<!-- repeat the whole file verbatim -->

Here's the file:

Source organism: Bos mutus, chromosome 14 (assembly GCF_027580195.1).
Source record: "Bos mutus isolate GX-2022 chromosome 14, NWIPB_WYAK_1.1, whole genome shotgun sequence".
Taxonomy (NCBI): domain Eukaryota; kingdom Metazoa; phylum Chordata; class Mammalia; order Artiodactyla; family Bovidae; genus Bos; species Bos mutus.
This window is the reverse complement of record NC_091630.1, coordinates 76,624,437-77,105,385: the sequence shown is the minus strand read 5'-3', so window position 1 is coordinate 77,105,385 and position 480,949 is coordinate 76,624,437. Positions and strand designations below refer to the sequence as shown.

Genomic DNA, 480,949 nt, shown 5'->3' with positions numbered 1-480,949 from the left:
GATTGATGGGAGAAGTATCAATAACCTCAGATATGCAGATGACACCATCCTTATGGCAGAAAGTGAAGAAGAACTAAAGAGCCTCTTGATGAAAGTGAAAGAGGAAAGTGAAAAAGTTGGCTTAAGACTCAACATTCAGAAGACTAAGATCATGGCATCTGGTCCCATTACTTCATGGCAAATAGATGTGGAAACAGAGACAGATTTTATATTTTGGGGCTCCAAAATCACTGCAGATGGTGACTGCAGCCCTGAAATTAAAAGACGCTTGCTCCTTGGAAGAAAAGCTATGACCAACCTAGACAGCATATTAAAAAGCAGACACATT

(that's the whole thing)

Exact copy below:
Source organism: Bos mutus, chromosome 14 (assembly GCF_027580195.1).
Source record: "Bos mutus isolate GX-2022 chromosome 14, NWIPB_WYAK_1.1, whole genome shotgun sequence".
Taxonomy (NCBI): domain Eukaryota; kingdom Metazoa; phylum Chordata; class Mammalia; order Artiodactyla; family Bovidae; genus Bos; species Bos mutus.
This window is the reverse complement of record NC_091630.1, coordinates 76,624,437-77,105,385: the sequence shown is the minus strand read 5'-3', so window position 1 is coordinate 77,105,385 and position 480,949 is coordinate 76,624,437. Positions and strand designations below refer to the sequence as shown.

Genomic DNA, 480,949 nt, shown 5'->3' with positions numbered 1-480,949 from the left:
GATTGATGGGAGAAGTATCAATAACCTCAGATATGCAGATGACACCATCCTTATGGCAGAAAGTGAAGAAGAACTAAAGAGCCTCTTGATGAAAGTGAAAGAGGAAAGTGAAAAAGTTGGCTTAAGACTCAACATTCAGAAGACTAAGATCATGGCATCTGGTCCCATTACTTCATGGCAAATAGATGTGGAAACAGAGACAGATTTTATATTTTGGGGCTCCAAAATCACTGCAGATGGTGACTGCAGCCCTGAAATTAAAAGACGCTTGCTCCTTGGAAGAAAAGCTATGACCAACCTAGACAGCATATTAAAAAGCAGACACATT